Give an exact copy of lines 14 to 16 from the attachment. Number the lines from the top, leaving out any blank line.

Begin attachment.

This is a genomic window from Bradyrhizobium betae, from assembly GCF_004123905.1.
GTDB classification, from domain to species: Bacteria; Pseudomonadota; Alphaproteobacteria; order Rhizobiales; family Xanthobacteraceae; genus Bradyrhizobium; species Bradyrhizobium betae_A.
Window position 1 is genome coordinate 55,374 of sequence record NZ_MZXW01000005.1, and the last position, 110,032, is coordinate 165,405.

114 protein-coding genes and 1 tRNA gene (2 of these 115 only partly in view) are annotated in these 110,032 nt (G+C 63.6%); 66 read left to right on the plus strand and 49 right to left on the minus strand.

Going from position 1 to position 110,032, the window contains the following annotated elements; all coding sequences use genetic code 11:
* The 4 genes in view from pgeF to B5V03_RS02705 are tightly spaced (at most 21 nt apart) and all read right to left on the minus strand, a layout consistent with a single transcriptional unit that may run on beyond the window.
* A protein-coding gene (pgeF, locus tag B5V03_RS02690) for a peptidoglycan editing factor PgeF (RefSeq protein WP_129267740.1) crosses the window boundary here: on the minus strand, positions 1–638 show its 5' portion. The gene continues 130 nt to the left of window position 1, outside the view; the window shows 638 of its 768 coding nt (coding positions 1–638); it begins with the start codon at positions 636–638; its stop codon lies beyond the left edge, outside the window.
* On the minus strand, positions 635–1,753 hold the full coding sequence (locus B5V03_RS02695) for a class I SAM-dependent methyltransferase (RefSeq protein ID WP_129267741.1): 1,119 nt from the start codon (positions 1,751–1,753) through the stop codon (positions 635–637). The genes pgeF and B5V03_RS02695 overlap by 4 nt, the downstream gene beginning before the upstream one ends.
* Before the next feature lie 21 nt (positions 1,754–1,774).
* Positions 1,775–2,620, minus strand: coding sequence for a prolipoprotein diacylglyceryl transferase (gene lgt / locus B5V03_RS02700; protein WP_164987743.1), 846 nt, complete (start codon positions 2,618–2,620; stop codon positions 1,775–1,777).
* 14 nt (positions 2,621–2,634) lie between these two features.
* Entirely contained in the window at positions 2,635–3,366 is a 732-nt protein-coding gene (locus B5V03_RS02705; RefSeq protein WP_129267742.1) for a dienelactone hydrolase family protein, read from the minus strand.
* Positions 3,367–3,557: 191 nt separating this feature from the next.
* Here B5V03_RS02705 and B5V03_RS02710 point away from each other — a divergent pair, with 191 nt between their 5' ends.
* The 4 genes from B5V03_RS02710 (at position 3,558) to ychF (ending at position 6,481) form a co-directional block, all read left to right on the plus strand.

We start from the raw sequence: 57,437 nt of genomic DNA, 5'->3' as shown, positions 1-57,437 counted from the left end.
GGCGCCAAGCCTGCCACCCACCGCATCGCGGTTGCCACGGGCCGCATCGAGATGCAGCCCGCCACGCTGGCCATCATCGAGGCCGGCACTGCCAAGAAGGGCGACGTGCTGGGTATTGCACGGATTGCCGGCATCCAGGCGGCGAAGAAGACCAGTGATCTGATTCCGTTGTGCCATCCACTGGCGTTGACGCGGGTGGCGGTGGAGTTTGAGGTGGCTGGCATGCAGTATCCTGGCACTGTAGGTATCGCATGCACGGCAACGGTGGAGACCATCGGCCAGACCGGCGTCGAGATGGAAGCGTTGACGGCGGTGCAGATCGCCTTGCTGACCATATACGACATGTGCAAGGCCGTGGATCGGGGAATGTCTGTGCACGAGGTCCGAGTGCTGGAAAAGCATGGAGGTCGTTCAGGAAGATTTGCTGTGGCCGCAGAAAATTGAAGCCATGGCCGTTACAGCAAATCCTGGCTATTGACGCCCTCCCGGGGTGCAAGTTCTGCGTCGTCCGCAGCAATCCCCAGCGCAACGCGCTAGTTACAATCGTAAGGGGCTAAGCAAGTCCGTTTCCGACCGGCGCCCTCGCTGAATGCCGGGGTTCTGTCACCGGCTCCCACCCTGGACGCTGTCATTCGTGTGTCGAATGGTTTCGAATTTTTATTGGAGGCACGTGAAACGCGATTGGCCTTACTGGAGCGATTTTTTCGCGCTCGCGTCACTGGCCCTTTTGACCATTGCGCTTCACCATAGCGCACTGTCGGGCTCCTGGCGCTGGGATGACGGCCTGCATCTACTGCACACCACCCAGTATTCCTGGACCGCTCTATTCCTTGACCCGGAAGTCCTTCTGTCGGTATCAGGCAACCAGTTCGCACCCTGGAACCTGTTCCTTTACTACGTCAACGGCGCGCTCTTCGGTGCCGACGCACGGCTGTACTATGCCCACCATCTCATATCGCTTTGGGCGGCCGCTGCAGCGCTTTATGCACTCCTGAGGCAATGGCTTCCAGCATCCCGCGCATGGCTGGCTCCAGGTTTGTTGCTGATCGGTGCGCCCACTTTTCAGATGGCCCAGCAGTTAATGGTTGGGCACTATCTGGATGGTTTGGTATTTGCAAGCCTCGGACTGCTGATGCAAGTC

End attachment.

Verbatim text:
* Here B5V03_RS02705 and B5V03_RS02710 point away from each other — a divergent pair, with 191 nt between their 5' ends.
* The 4 genes from B5V03_RS02710 (at position 3,558) to ychF (ending at position 6,481) form a co-directional block, all read left to right on the plus strand.

We start from the raw sequence: 57,437 nt of genomic DNA, 5'->3' as shown, positions 1-57,437 counted from the left end.